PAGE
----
The neolithic Turkish origin of Indo-European languages

Indo-European languages came from Turkey
Anna Salleh, 27 November 2003   

Evolutionary biologists have waded into the stormy debate over when and where Indo-European languages originated.

Dr Russell Gray and PhD student Quentin Atkinson from the University of Auckland in New Zealand have calculated this group of 87 languages – as diverse as English, Lithuanian and Gujarati – arose between 8000 and 9500 years ago.

Their findings were reported in today’s issue of the journal Nature and support the theory that Indo-European languages arose around this time among farming communities in Anatolia, now known as Turkey.

The main competing theory to the Anatolian farmer theory is that these languages originated 6000 years ago among nomadic Kurgan horsemen sweeping down from the Russian Steppes. Some researchers say they spread their language and genes across Europe “through the sword” and through the use of horses and horse-drawn vehicles, Gray told ABC Science Online.

“People have been puzzled since at least Sir William Jones noticed in 1786 that Sanskrit, an ancient language in India, bore striking similarities to Greek and to Latin and to English. Where did all those languages come from and when did they split up?” he asked. “What we’ve been doing is to try and answer that question and in particular to test the two current major views about the origins of the European languages.”

While evidence of horse-drawn wheeled vehicles supported the “power of the sword” Kurgan theory, Gray said the fact that certain genes become rarer as you get further away from the Turkish region supported the “much kinder, gentler” Anatolian farmer theory.

“People have had huge arguments about that,” said Gray, who decided to try and settle the question using a technique from a branch of research called molecular phylogenetics. This computational and statistical method compares genes and builds family trees by inferring when different biological organisms diverged during evolution.

“Language like biological species diverge with time,” Gray said.

Using vocabulary and grammar instead of genes, the researchers used the same method to build a “family tree” of Indo-European languages. This was the first time methods like these have been applied to finding the roots of Indo-European languages.

Gray said his study came up with a root date that agreed with the Anatolian farmer theory “unbelievably closely”. The researchers checked and double-checked their findings: “We did everything we could possibly think of, like changing different assumptions, to try and see if we could get a different date range.”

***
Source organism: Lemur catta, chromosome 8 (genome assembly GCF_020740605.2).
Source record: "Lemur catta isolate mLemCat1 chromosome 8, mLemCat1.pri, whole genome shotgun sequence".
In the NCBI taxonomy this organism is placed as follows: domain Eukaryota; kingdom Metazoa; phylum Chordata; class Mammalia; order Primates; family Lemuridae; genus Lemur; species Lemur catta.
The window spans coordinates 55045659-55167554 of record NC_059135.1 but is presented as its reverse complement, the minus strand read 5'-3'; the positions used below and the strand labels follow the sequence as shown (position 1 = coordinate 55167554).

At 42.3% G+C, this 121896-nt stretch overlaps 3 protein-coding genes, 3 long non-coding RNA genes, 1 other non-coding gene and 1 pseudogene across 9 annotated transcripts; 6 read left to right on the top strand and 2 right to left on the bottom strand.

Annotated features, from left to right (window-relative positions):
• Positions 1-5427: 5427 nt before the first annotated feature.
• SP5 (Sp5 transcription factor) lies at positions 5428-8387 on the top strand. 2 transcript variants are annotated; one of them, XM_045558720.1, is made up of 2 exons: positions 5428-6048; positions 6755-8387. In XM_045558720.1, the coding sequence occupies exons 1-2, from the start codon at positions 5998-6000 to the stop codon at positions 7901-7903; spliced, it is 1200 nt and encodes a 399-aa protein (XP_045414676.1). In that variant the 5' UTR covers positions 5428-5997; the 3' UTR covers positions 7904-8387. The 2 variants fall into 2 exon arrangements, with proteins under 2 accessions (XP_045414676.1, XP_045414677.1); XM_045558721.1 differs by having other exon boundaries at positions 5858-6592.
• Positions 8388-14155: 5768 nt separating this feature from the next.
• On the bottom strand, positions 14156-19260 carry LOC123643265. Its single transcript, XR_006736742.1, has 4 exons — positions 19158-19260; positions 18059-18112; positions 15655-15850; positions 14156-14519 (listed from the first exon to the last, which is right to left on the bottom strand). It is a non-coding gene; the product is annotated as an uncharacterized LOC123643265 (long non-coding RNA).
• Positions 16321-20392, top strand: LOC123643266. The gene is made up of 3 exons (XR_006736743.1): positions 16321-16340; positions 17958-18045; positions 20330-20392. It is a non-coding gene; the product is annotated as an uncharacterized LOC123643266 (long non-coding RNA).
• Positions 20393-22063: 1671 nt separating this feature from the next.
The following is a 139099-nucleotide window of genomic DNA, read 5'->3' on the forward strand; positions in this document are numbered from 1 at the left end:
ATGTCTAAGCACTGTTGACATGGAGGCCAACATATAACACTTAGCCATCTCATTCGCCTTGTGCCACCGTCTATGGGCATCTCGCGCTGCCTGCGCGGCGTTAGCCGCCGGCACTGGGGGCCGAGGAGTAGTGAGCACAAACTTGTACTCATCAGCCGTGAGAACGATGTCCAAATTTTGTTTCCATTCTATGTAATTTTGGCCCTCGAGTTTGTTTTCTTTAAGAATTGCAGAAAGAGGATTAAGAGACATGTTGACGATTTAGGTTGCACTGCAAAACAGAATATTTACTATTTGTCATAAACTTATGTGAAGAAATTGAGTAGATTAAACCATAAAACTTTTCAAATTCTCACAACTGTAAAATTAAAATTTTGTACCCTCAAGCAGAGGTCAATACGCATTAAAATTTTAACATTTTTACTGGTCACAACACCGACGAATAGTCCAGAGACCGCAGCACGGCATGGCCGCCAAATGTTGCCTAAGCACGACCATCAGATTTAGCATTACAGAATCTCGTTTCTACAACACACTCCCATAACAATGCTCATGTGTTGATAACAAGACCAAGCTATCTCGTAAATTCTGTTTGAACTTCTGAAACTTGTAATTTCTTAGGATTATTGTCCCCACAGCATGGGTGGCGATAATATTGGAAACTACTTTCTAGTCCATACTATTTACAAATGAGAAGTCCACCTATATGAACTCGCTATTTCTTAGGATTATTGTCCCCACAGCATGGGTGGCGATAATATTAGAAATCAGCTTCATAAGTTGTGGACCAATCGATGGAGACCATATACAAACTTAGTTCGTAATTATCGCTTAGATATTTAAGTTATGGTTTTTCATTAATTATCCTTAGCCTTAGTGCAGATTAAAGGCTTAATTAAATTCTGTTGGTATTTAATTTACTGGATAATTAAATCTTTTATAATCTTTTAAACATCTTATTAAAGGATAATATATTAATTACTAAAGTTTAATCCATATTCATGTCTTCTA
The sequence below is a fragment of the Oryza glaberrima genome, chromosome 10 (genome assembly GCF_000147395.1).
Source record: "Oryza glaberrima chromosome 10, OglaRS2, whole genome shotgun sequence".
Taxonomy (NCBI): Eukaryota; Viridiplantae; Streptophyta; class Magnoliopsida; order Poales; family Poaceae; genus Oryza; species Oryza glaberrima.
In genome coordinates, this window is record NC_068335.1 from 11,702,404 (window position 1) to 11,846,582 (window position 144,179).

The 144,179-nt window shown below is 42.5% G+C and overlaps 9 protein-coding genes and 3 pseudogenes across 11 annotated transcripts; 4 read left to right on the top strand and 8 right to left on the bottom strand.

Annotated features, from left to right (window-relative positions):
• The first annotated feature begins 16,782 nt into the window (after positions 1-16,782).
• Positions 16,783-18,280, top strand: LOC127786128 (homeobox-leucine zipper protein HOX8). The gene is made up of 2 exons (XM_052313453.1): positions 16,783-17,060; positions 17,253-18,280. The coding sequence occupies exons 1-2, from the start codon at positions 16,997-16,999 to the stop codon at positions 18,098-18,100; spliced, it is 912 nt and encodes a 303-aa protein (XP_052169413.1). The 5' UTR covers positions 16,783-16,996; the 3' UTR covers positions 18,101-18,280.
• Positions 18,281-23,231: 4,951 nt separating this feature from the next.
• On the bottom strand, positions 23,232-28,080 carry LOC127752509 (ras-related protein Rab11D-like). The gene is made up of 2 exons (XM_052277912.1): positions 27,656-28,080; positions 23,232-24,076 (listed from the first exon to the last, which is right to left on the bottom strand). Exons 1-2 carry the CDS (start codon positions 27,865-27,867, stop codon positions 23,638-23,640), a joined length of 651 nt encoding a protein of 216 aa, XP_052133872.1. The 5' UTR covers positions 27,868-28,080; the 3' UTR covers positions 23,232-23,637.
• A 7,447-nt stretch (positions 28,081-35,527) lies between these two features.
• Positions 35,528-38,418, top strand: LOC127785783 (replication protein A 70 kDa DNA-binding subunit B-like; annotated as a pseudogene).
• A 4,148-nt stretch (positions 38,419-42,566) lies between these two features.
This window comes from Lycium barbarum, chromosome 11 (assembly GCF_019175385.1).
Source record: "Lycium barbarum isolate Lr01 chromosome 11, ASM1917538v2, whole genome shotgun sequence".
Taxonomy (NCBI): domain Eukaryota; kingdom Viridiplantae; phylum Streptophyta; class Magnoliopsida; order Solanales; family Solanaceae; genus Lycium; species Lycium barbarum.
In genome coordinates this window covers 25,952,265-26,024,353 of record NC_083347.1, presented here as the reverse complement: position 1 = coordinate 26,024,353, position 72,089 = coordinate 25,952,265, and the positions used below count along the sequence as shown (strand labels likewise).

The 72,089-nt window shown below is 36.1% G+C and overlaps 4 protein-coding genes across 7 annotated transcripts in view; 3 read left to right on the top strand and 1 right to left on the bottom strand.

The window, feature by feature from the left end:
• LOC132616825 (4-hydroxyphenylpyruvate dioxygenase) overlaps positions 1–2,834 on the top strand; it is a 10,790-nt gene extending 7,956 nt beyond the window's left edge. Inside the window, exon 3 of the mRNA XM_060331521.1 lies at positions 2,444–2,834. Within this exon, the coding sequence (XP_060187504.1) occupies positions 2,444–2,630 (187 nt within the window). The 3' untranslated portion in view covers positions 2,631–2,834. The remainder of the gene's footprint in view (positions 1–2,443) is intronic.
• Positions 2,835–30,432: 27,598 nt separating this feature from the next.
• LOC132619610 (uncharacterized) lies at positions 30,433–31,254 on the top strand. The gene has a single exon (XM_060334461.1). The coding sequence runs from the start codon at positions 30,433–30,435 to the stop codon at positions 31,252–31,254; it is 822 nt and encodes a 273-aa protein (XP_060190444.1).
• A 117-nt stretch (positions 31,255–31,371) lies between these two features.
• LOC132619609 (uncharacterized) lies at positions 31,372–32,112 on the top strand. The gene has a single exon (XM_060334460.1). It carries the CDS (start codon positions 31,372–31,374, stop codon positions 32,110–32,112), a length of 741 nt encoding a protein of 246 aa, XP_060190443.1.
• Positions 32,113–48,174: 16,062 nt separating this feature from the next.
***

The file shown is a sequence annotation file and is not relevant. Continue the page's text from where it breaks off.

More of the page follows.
Evolutionary biologist Gray said the findings were bound to inflame rather than settle the debate and said there had been some “fairly vigorous responses” to the findings so far: “Some linguists have been fairly kind of agitated I guess, having people come in from the outside and saying look we can solve these problems.

I can’t say I’m the least bit surprised.


6 responses to “The neolithic Turkish origin of Indo-European languages

  1. Hello Mathilda37. I invite you to visit my blog. Greetings from homorgasmus.

  2. If I ever it Spanish or Portugese? I’ll stick a link to you on my blog roll.

  3. It is Spanish… Spanish. The blog is about archaeology, prehistory, human evolution… in Spanish…, but who does not speak Spanish?. Thanks for the link in your blogroll. I would like to see it. 🙂

  4. anthony carlo quintiliani

    This question has intrigued me since childhood. Does this mean Anatolia was the origin area of people speaking Sanskrit in ancient India too?

  5. anthony carlo quintiliani

    Does this mean Anatolia was the origin point of languages in India as well as Europe?

    • Does this mean Anatolia was the origin point of languages in India as well as Europe

      Indirectly, they probably came later by way of the later node from the Black Sea area.

Leave a Reply

Fill in your details below or click an icon to log in: Logo

You are commenting using your account. Log Out /  Change )

Google+ photo

You are commenting using your Google+ account. Log Out /  Change )

Twitter picture

You are commenting using your Twitter account. Log Out /  Change )

Facebook photo

You are commenting using your Facebook account. Log Out /  Change )


Connecting to %s